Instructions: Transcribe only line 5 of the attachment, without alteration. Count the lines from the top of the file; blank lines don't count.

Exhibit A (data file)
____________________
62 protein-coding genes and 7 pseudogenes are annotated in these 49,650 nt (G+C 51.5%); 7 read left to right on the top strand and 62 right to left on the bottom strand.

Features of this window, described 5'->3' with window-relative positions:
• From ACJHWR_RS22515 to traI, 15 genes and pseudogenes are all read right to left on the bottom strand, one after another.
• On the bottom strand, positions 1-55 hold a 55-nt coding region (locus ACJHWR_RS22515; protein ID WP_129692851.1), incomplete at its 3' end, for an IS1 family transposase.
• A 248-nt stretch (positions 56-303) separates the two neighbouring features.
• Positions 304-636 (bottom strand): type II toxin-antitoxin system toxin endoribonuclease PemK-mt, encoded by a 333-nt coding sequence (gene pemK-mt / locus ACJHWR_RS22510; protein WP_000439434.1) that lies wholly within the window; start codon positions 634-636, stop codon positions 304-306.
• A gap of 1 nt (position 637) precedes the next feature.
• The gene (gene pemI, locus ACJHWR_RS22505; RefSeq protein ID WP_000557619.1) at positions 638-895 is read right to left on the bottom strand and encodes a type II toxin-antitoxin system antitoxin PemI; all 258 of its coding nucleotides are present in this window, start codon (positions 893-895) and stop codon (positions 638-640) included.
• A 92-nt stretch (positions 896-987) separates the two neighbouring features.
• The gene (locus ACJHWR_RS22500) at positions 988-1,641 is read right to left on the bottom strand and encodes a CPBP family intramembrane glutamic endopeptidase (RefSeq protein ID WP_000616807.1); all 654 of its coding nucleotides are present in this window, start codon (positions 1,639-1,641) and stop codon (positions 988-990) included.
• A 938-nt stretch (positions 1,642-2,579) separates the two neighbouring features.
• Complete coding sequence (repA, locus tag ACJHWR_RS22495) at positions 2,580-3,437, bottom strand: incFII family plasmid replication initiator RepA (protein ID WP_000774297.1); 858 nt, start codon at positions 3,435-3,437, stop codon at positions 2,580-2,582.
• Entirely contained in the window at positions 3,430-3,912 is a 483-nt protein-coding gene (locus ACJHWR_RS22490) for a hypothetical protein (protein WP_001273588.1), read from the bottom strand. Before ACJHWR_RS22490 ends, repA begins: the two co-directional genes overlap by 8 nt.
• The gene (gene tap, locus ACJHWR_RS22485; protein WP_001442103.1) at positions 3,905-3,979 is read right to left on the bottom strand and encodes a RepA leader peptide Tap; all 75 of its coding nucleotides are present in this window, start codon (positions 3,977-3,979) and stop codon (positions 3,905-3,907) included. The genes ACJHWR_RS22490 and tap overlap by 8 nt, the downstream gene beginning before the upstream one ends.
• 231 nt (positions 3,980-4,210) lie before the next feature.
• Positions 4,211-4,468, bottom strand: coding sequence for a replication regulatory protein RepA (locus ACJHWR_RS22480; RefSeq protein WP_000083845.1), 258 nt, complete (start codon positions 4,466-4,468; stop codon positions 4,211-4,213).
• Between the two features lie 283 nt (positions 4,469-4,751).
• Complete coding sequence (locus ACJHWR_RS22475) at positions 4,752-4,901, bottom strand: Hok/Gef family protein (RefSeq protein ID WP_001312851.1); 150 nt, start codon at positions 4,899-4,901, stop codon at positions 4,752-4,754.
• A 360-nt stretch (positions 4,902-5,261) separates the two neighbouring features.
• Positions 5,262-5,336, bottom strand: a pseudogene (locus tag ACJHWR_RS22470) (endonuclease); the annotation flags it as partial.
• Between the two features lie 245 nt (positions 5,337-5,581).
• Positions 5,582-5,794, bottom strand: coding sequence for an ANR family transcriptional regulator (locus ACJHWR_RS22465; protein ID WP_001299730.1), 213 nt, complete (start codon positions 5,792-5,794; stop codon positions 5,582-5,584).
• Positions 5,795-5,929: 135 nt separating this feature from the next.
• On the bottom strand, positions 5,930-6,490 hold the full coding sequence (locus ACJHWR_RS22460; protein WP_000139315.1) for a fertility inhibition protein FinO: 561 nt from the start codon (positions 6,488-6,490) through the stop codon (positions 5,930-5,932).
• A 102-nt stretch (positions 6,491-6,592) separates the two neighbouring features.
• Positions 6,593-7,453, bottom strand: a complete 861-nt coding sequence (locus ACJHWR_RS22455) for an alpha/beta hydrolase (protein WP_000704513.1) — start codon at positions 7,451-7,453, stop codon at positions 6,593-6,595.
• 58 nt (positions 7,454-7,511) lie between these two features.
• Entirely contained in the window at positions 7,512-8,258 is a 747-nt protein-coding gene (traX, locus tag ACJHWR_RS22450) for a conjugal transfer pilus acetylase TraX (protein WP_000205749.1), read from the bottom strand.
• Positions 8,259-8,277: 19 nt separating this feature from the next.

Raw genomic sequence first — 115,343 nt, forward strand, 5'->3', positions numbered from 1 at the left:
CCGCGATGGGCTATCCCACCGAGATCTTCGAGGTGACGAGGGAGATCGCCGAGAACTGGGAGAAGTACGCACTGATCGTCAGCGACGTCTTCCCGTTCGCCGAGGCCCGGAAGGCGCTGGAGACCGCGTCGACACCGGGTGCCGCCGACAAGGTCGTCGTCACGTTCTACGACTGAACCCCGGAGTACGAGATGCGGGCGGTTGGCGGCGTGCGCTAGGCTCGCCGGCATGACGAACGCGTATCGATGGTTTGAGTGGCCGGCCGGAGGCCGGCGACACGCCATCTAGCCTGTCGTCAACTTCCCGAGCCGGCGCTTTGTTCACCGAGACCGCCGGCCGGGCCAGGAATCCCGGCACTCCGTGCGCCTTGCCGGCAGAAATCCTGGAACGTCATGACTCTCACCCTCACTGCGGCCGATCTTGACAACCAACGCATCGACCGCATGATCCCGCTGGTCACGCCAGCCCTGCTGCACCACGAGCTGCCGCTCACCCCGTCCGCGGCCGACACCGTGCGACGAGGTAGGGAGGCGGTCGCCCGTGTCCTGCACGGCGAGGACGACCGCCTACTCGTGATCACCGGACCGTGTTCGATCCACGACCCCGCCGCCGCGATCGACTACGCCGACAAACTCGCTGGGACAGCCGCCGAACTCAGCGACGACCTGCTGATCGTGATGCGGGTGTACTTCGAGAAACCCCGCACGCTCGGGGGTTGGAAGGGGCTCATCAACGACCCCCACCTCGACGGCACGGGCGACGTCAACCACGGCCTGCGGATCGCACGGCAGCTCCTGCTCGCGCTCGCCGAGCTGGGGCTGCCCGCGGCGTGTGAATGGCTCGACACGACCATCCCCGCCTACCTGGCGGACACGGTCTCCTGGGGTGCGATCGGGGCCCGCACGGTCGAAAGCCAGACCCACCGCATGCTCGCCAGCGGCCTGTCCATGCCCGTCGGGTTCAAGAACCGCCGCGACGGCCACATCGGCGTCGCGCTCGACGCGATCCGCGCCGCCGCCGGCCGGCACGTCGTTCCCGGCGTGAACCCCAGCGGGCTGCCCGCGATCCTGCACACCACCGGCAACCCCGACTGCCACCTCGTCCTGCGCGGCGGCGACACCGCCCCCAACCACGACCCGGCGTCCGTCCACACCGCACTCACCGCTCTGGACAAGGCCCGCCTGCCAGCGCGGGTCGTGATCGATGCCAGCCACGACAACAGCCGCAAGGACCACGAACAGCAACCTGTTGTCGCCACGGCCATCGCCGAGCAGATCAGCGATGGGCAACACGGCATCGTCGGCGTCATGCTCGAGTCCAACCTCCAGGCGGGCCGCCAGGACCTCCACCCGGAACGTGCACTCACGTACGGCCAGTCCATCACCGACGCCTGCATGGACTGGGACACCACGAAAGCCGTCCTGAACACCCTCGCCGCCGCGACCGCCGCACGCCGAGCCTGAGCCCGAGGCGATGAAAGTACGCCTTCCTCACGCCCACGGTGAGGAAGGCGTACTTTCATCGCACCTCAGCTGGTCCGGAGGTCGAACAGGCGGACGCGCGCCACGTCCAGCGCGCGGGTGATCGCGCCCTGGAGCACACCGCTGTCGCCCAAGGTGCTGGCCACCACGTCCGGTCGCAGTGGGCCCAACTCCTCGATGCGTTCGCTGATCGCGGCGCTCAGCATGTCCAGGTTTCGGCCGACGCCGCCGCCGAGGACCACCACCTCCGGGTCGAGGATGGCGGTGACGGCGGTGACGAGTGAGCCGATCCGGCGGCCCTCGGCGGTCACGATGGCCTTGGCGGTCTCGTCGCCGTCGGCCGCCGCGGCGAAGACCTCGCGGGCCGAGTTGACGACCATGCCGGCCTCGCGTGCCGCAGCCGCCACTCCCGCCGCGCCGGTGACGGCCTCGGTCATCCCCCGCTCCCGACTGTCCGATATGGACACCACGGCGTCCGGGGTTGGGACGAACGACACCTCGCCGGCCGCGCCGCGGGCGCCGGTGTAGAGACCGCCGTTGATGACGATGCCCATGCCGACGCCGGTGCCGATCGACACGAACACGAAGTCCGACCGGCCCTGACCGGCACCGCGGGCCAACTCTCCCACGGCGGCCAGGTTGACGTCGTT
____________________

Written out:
• A 248-nt stretch (positions 56-303) separates the two neighbouring features.